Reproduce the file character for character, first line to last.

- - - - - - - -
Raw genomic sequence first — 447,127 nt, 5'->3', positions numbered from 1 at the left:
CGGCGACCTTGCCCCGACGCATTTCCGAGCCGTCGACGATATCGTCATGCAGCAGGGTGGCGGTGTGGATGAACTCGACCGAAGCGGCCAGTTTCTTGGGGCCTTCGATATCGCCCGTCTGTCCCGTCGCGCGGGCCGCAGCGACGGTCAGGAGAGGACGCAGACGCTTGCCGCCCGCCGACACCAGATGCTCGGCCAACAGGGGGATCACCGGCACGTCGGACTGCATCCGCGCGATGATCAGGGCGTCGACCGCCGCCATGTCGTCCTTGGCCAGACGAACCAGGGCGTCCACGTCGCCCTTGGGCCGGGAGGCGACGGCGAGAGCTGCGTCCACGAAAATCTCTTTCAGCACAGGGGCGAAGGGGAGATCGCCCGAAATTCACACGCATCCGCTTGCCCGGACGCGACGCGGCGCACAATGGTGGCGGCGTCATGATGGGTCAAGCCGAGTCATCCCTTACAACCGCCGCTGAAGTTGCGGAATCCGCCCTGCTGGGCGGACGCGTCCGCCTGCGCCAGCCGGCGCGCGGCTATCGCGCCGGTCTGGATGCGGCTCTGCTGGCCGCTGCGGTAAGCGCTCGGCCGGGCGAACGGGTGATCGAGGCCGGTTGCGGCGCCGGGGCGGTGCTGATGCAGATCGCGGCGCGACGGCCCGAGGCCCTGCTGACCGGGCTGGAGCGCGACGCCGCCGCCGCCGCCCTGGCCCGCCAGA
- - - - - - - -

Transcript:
Raw genomic sequence first — 447,127 nt, 5'->3', positions numbered from 1 at the left:
CGGCGACCTTGCCCCGACGCATTTCCGAGCCGTCGACGATATCGTCATGCAGCAGGGTGGCGGTGTGGATGAACTCGACCGAAGCGGCCAGTTTCTTGGGGCCTTCGATATCGCCCGTCTGTCCCGTCGCGCGGGCCGCAGCGACGGTCAGGAGAGGACGCAGACGCTTGCCGCCCGCCGACACCAGATGCTCGGCCAACAGGGGGATCACCGGCACGTCGGACTGCATCCGCGCGATGATCAGGGCGTCGACCGCCGCCATGTCGTCCTTGGCCAGACGAACCAGGGCGTCCACGTCGCCCTTGGGCCGGGAGGCGACGGCGAGAGCTGCGTCCACGAAAATCTCTTTCAGCACAGGGGCGAAGGGGAGATCGCCCGAAATTCACACGCATCCGCTTGCCCGGACGCGACGCGGCGCACAATGGTGGCGGCGTCATGATGGGTCAAGCCGAGTCATCCCTTACAACCGCCGCTGAAGTTGCGGAATCCGCCCTGCTGGGCGGACGCGTCCGCCTGCGCCAGCCGGCGCGCGGCTATCGCGCCGGTCTGGATGCGGCTCTGCTGGCCGCTGCGGTAAGCGCTCGGCCGGGCGAACGGGTGATCGAGGCCGGTTGCGGCGCCGGGGCGGTGCTGATGCAGATCGCGGCGCGACGGCCCGAGGCCCTGCTGACCGGGCTGGAGCGCGACGCCGCCGCCGCCGCCCTGGCCCGCCAGA